First it was Mr. Potato Head. Now it’s Dr. Seuss. We’re definitely living in some crazy times.

For those of you who haven’t been paying attention, two of my childhood icons have been in the news lately. OK, maybe Mr. Potato Head doesn’t qualify for iconic status, so we’ll save his predicament for another time. But Dr. Seuss under attack? C’mon Man!

Like many of you, I grew up learning to read with Dr. Seuss. To this day, I can still recite parts of The Cat in the Hat and Green Eggs and Ham by rote. What’s more, I can also picture all the vivid illustrations that accompanied the catchy text jumping at me off the printed page. Just thinking right now about all those warm and fuzzy childhood narratives puts me immediately in my happy place.

So, imagine my surprise when I heard accusations that people were branding Dr. Seuss (whose real name was Theodor Seuss Geisel) as a racist and banning some of his books due to racist imagery. My immediate reaction was disbelief—almost a “you gotta be kidding me” type of denial akin to being told that the Kentucky Wildcats would be 8 – 15 this year.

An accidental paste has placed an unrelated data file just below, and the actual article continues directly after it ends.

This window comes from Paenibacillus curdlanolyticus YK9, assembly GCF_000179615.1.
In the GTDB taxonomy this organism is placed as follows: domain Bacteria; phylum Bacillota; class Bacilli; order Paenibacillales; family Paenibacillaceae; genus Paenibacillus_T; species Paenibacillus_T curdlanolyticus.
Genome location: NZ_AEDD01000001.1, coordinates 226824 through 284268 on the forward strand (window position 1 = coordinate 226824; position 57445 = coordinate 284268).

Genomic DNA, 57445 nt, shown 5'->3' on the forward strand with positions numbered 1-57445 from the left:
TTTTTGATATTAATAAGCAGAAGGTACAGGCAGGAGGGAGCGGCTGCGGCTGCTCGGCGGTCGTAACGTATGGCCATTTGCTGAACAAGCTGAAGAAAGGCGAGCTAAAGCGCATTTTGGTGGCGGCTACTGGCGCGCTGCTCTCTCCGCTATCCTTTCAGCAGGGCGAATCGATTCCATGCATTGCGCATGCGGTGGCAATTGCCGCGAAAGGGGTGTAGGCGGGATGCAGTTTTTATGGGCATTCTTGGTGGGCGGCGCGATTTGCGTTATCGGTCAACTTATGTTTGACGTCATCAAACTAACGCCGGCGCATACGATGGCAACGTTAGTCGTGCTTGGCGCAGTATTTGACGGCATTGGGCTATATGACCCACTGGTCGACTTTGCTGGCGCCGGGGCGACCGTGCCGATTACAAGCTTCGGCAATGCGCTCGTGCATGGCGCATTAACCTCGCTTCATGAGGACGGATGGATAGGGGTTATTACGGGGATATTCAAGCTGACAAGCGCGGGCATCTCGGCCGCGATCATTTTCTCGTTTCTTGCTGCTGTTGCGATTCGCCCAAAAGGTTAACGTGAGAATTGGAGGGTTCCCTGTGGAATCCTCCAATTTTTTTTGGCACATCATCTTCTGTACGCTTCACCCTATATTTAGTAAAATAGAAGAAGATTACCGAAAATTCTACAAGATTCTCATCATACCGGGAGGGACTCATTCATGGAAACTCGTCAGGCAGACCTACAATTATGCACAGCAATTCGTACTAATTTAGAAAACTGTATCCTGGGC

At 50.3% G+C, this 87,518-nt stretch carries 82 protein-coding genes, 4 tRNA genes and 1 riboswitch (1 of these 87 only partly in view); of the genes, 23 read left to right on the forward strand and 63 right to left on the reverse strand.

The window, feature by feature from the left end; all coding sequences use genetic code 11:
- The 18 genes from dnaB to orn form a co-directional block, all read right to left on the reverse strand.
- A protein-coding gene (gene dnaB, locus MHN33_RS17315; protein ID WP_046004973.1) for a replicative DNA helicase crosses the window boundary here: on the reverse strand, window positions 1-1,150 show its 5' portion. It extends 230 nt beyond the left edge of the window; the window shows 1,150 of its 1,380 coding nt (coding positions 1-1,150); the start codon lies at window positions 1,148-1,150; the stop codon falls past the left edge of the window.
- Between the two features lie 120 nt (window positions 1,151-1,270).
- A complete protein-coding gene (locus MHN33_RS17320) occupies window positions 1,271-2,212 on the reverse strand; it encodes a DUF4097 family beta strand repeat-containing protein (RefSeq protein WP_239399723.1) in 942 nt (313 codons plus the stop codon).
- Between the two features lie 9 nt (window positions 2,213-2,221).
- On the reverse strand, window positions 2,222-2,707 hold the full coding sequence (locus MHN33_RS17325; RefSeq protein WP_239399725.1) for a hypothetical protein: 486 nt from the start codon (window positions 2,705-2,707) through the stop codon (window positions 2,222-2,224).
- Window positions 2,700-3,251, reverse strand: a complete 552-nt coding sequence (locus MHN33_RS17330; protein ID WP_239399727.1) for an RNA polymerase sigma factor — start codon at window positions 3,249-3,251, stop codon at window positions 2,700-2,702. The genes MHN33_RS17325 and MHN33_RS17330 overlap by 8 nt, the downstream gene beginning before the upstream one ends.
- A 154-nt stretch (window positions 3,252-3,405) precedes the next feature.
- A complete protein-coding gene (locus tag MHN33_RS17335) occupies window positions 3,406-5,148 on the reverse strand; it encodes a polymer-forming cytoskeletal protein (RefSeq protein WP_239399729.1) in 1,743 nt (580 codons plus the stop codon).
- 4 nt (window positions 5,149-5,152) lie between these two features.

I hastily started investigating, and sure enough, I discovered that what I had heard was true. The company that oversees the publishing of his works confirmed that six books—If I Ran the Zoo, And to Think That I Saw It on Mulberry Street, McElligot’s Pool, On Beyond Zebra! Scrambled Eggs and Super! and The Cat’s Quizzer—would never again see the light of day because they “portray people in ways that are hurtful and wrong.”

Now I was really curious. Inquiring minds want to know, right? What in the world was hurtful and wrong about my beloved Dr. Seuss?

My curiosity was piqued even greater when word leaked out that there were demeaning Asian stereotypes peppered throughout these publications. Now you really had me going. This was personal. You talk about a man on a commando mission. I had to get to the bottom of this.